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Nursing Home Abuse Attorneys in Alpharetta

Nursing Home Abuse Attorneys in Alpharetta

Nursing Home Abuse Attorneys in Alpharetta

178 S Main St, Unit 300
Alpharetta, GA 30009


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Nursing Home Abuse Attorneys in Alpharetta

Nursing home abuse is a serious problem in the United States. According to the National Council on Aging, as many as one in six seniors will experience some form of abuse. And unfortunately, nursing home abuse is often underestimated and underreported. If you or a loved one has been injured due to nursing home abuse or neglect, it is important to contact a lawyer as soon as possible to discuss your legal options and ensure that your case is filed within the applicable statute of limitations. Victims of nursing home abuse often suffer from serious injuries that require extensive medical treatment and can lead to long-term physical and psychological damage. Pursuing a legal claim against the responsible parties can help hold the responsible parties accountable for their actions and help cover the costs associated with your injuries.

Morgan & Morgan’s nursing home abuse attorneys in Alpharetta are here to help. We are familiar with the relevant laws and regulations governing nursing home abuse in Georgia, as we have been handling these claims for decades. We can help you navigate the claims process and recover the compensation you deserve.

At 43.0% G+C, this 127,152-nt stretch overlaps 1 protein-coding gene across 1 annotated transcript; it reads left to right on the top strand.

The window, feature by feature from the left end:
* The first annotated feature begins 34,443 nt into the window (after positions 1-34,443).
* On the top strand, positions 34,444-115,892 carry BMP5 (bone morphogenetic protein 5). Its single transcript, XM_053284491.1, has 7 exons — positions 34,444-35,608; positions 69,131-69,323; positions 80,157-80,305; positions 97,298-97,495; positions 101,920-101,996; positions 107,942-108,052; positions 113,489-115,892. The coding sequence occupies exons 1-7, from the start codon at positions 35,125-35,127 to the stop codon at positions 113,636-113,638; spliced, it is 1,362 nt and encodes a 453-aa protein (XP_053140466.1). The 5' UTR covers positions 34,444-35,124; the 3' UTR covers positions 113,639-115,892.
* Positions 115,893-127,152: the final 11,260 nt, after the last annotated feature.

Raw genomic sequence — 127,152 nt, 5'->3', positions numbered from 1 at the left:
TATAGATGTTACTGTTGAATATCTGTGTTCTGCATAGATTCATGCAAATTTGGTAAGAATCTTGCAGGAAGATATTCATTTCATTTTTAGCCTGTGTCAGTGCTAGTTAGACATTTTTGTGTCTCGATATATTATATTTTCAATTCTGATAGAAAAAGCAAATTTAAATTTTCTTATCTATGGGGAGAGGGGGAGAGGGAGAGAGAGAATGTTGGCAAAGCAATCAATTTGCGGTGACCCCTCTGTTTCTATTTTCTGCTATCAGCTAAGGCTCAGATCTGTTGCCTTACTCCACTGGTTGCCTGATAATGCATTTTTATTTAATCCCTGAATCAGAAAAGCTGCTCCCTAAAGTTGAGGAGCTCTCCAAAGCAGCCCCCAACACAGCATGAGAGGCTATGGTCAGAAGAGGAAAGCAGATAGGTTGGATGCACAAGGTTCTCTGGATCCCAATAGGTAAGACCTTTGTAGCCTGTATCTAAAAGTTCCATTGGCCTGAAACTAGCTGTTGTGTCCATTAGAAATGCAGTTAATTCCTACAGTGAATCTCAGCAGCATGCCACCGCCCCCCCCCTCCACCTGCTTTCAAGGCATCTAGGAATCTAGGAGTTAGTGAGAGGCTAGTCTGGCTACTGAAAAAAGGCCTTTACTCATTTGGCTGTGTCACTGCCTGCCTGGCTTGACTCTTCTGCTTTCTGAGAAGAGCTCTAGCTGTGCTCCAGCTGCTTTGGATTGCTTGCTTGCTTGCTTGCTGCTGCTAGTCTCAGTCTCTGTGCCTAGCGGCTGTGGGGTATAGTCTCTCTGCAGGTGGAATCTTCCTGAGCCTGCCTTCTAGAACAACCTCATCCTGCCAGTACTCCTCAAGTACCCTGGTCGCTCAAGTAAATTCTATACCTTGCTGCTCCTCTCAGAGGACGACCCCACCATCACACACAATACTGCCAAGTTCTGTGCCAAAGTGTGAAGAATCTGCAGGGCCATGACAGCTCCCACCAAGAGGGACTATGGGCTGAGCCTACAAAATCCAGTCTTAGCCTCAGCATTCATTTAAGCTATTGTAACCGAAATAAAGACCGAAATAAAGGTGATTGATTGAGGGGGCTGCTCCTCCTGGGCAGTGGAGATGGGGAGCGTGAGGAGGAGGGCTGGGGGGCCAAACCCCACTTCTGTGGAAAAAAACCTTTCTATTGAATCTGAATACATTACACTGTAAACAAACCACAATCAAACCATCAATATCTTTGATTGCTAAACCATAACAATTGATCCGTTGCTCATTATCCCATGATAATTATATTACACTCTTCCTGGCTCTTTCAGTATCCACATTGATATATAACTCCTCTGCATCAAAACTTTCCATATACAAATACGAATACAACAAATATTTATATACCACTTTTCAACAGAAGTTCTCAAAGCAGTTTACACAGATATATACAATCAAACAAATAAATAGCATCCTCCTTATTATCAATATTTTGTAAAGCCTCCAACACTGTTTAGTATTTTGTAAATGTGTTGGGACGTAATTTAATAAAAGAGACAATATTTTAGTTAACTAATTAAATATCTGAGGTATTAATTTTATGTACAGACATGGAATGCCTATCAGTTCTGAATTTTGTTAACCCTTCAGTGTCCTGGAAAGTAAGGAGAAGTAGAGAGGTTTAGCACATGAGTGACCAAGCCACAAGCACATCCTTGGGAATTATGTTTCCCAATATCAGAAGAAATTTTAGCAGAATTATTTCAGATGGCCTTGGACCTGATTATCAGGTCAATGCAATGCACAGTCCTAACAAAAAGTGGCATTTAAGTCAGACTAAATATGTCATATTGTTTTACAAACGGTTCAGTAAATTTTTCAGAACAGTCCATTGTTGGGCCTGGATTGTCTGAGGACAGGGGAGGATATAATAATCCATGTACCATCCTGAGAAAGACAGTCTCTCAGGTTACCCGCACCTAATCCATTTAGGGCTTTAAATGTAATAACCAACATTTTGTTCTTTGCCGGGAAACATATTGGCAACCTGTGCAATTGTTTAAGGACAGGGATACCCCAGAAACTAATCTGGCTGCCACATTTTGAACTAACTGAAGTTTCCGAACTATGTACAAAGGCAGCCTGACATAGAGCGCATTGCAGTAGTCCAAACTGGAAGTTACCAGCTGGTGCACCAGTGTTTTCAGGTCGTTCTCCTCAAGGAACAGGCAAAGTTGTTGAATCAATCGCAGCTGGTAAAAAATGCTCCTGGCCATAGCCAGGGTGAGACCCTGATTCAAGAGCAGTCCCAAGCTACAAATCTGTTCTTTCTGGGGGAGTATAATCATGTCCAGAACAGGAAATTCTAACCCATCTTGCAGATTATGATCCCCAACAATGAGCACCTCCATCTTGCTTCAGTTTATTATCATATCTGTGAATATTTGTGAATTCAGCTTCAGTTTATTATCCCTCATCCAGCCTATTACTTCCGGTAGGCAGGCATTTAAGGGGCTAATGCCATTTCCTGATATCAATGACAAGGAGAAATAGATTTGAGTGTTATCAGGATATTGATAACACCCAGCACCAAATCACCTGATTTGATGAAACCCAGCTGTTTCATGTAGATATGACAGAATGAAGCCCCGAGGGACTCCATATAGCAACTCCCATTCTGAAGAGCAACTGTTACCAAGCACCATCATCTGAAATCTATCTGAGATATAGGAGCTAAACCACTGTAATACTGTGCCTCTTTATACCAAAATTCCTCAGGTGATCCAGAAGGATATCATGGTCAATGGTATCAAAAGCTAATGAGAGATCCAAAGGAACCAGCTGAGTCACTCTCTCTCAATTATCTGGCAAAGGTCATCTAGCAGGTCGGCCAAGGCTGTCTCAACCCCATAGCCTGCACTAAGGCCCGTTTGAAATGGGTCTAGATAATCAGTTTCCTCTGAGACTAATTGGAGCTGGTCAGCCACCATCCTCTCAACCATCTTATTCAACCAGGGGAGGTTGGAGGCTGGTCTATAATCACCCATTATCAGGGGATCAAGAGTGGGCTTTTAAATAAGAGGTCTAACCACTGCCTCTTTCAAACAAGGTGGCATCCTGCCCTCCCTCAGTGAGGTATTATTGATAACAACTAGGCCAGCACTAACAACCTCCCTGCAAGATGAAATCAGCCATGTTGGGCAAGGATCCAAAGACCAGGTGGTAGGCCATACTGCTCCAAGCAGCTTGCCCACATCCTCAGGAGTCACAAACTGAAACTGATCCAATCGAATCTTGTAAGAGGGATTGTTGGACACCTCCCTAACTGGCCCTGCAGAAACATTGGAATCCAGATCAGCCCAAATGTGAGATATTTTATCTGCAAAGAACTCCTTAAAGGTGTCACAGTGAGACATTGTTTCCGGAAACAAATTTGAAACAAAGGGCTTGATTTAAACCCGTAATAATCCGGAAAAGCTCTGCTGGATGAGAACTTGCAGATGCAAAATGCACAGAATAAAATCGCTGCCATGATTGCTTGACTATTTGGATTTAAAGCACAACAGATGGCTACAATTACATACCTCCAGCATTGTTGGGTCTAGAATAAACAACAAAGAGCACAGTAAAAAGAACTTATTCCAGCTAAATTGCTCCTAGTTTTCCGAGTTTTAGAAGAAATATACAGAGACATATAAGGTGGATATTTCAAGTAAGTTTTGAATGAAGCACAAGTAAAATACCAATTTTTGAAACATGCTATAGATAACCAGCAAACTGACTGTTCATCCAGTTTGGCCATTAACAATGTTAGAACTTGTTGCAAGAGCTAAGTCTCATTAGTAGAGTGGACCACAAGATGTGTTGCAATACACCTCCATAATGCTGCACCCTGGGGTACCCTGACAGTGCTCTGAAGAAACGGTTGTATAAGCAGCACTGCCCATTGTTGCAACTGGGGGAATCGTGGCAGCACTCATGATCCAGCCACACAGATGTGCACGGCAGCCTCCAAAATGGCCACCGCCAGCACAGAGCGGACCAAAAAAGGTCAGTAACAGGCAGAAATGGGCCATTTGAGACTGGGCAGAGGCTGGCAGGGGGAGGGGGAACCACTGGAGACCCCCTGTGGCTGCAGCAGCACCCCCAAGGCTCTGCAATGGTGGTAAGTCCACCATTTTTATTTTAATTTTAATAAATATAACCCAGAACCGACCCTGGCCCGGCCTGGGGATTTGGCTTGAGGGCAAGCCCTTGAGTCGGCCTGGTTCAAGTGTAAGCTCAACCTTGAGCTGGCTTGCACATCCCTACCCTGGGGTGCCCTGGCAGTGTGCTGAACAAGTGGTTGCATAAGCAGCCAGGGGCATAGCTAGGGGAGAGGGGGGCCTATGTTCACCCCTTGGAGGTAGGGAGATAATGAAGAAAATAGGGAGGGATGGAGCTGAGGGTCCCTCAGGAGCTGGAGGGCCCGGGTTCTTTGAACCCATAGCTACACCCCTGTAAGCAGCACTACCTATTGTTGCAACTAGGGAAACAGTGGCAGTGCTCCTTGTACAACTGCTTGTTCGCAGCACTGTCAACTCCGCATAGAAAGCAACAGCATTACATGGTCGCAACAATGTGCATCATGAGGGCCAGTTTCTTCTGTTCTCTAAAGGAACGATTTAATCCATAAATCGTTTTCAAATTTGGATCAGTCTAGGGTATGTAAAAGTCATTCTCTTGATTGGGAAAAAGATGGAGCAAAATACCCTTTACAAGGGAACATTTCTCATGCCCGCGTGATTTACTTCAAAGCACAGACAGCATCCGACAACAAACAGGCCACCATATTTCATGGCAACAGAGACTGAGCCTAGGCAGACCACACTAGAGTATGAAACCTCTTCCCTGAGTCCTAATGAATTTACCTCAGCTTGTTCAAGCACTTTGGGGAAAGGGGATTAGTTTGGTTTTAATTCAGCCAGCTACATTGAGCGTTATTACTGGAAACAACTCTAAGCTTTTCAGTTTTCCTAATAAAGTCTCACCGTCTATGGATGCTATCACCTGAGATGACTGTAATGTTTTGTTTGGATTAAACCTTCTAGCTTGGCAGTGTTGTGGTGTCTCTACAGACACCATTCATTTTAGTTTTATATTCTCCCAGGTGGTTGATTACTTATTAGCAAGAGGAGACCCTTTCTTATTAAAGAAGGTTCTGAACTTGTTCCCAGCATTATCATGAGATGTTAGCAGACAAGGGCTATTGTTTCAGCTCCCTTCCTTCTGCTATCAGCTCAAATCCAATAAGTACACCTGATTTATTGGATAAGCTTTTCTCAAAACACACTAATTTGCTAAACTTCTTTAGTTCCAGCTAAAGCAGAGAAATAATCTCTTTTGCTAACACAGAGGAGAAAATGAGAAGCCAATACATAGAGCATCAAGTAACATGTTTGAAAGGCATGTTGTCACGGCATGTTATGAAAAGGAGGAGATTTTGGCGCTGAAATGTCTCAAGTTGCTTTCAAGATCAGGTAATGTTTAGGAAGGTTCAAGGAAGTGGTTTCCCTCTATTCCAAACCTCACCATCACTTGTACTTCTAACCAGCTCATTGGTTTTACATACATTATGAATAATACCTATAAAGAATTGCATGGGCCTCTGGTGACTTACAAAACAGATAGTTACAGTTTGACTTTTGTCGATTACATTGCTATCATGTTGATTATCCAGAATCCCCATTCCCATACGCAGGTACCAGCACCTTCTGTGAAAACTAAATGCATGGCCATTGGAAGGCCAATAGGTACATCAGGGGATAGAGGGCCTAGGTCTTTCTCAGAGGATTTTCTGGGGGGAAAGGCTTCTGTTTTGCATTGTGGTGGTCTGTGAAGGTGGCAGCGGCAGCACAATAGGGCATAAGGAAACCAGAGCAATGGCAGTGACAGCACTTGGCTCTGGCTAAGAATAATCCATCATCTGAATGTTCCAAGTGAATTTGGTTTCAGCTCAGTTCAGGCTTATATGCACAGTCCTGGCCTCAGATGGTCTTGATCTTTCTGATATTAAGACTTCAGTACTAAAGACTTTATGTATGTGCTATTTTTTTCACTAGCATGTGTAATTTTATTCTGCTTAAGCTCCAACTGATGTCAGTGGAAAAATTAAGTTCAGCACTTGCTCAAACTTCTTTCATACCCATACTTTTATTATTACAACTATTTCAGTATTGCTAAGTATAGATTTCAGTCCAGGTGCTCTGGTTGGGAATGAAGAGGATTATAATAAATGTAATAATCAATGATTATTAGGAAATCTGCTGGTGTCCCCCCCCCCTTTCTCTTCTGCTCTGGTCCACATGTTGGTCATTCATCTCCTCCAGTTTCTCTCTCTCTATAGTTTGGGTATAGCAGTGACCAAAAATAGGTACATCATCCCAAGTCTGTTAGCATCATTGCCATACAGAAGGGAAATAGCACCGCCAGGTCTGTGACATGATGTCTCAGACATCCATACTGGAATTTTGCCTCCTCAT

Contact Morgan & Morgan today to schedule a free case evaluation.

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FAQ

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  • What are The Different Types of Nursing Home Abuse You Should Know About?

    Physical Abuse

    This type of abuse is characterized by the use of physical force against a nursing home resident that results in pain, injury, or impairment. It can include hitting, slapping, kicking, shoving, pinching, burning, use of restraints, forcible feeding, and more.

    Psychological Abuse

    Psychological abuse is similar to emotional abuse in that it involves verbal or nonverbal maltreatment that causes psychological pain or distress. However, psychological abuse also includes threats and manipulation tactics designed to control a resident's behavior. For example, a nursing home employee might threaten to withhold medication unless a resident agrees to do what they want.

    Psychological abuse can be just as harmful as physical abuse and can often lead to long-term mental health problems such as anxiety, depression, and post-traumatic stress disorder (PTSD).